By John A. Barry And Bill Carmel
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About this blog: John Barry is the creator of trAction Painting, a process/performance genre in which he applies paint to large surfaces with bicycles, roller skates, and other wheeled conveyances. With Bill Carmel and other associates, he has bro... (More)
About this blog: John Barry is the creator of trAction Painting, a process/performance genre in which he applies paint to large surfaces with bicycles, roller skates, and other wheeled conveyances. With Bill Carmel and other associates, he has brought trAction Painting events to local schools and summer camps. He also creates visual puns. His works are included in several private collections. John has authored/coauthored a dozen books, including Technobabble and Sunburst: The Ascent of Sun Microsystems. John can be contacted at [email protected]
Bill Carmel has 35 years' experience as a professional artist. His fine art paintings, sculptures, and designs are included in private, corporate, and public art collections in the United States, Europe, and Australia. After teaching at Humboldt State University and Southern Illinois University, he returned to the Bay Area, where he remains active in the arts by serving as a co-curator for the Lamorinda Arts Council's Orinda Gallery and by exhibiting throughout the Bay Area. Bill reviews exhibits at SFMOMA, the De Young and Palace of Fine Arts museums, and other Bay Area exhibition venues. Bill can be contacted at [email protected]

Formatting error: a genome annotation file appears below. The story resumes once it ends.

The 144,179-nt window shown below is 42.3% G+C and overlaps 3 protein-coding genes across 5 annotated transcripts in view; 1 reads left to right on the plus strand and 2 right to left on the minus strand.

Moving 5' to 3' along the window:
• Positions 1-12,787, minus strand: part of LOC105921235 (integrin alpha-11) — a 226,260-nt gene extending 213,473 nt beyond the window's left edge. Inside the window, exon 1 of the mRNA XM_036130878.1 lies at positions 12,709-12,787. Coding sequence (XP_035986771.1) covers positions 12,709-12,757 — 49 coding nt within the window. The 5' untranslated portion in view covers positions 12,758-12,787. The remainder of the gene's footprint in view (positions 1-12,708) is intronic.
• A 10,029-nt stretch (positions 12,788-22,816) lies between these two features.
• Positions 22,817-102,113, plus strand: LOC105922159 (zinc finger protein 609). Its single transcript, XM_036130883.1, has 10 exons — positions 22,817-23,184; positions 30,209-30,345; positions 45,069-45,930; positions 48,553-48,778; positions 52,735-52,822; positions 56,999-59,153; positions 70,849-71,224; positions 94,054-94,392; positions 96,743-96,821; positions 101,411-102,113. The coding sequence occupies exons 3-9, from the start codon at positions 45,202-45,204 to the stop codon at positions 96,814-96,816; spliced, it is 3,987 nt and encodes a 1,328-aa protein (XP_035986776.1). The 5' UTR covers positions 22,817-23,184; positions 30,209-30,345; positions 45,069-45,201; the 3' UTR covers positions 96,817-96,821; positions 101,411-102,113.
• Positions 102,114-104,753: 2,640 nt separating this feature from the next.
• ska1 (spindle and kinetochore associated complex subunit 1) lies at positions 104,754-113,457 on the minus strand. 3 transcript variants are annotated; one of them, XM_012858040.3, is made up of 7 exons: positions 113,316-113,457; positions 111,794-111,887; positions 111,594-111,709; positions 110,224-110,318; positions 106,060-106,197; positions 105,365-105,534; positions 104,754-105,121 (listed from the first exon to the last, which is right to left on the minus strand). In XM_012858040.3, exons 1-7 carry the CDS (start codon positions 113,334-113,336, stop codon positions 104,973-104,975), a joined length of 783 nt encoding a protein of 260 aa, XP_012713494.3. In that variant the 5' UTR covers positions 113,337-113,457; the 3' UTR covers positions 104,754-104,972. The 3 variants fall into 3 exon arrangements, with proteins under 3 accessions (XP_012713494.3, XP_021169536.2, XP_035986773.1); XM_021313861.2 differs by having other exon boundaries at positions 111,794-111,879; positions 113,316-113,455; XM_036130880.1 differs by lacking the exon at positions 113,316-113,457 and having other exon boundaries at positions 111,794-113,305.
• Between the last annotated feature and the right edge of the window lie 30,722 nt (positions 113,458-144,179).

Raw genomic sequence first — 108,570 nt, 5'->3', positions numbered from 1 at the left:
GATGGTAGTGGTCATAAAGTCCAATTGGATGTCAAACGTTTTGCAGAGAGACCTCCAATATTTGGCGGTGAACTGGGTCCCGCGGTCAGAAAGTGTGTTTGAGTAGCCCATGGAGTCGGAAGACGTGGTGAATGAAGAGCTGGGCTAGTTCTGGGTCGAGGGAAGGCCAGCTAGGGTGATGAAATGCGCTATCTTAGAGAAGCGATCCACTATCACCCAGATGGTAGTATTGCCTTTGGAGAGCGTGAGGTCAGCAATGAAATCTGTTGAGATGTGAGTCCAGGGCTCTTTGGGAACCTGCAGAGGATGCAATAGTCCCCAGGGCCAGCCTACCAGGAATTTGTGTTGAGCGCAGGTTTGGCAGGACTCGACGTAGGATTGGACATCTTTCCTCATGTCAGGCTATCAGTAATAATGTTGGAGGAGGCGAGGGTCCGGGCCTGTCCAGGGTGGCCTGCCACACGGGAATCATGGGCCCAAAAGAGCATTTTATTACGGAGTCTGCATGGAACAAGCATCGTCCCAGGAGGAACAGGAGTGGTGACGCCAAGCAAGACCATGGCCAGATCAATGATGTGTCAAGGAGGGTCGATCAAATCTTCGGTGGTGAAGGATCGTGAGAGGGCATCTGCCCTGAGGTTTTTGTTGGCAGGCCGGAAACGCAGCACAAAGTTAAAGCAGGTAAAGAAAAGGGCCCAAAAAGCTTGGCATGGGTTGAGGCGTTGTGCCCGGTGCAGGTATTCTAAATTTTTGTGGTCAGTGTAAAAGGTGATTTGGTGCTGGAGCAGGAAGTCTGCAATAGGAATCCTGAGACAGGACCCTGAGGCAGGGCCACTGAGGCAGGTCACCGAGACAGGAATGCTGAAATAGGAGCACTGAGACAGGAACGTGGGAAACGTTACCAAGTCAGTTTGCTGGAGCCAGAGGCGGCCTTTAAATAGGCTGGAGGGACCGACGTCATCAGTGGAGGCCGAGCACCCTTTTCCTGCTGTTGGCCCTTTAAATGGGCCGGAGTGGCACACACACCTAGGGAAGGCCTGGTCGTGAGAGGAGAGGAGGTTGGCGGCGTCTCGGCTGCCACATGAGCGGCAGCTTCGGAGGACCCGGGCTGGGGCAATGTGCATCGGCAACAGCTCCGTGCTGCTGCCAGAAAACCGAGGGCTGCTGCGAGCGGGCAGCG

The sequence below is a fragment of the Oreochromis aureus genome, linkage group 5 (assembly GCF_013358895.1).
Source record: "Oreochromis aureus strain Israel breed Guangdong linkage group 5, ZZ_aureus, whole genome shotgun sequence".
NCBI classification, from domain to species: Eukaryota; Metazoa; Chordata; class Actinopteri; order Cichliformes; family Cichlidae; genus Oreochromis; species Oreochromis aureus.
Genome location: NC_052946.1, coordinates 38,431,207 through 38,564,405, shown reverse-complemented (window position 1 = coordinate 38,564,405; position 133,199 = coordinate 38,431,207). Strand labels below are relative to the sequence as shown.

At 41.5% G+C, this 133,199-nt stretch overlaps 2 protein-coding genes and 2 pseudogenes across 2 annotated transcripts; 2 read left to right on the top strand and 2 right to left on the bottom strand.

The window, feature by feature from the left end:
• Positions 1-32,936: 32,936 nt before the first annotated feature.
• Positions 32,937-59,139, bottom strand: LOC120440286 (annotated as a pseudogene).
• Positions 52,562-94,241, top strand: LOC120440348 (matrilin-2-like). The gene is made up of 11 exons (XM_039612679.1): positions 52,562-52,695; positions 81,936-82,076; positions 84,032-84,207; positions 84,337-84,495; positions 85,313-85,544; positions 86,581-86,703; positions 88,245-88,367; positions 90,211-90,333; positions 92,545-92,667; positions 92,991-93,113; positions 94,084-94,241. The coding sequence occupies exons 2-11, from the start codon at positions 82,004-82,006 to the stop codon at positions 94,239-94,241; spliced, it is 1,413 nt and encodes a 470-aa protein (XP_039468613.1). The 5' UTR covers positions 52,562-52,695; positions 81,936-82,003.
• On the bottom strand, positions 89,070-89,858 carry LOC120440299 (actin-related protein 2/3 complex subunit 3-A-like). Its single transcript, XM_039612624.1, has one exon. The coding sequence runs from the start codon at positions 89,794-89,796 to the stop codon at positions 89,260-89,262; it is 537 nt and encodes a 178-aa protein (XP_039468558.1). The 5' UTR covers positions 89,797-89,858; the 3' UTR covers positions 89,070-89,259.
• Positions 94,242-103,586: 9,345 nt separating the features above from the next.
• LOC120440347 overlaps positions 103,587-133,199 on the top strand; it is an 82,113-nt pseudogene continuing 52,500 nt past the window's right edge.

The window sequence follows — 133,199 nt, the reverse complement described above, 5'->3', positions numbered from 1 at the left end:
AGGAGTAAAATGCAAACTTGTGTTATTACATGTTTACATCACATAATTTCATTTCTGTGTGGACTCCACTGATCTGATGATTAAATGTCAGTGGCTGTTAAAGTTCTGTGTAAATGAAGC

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Berlin wrote “Puttin’ on the Ritz” in 1927. The song first appeared in the 1930 film Puttin’ on the Ritz
(1930). This version features poor but fashionably attired blacks parading on Lenox Ave. in Harlem. Berlin rewrote the lyrics for Blue Skies
(1946) to feature affluent whites promenading on Park Ave.
I’ve written four take-offs on the latter version under the title “Putin’ on a Blitz,” respectively about the murderous dictator’s rape of Georgia and Ukraine and about his support for war criminal Bashar al-Assad.
Recently I ran across an old pull-down map of Europe a friend gave me years ago. I had always planned to do something with it but didn’t know what. Then it struck me: a visual representation of Putin’s aim to reconstitute the old Union. With white, blue, and red, the hues of the Russian tricolor, I modified the map by using trAction Painting techniques and brushes. I painted the lines radiating from Moscow with inline skates. With brushes, I inserted the tricolor question marks in Western European countries.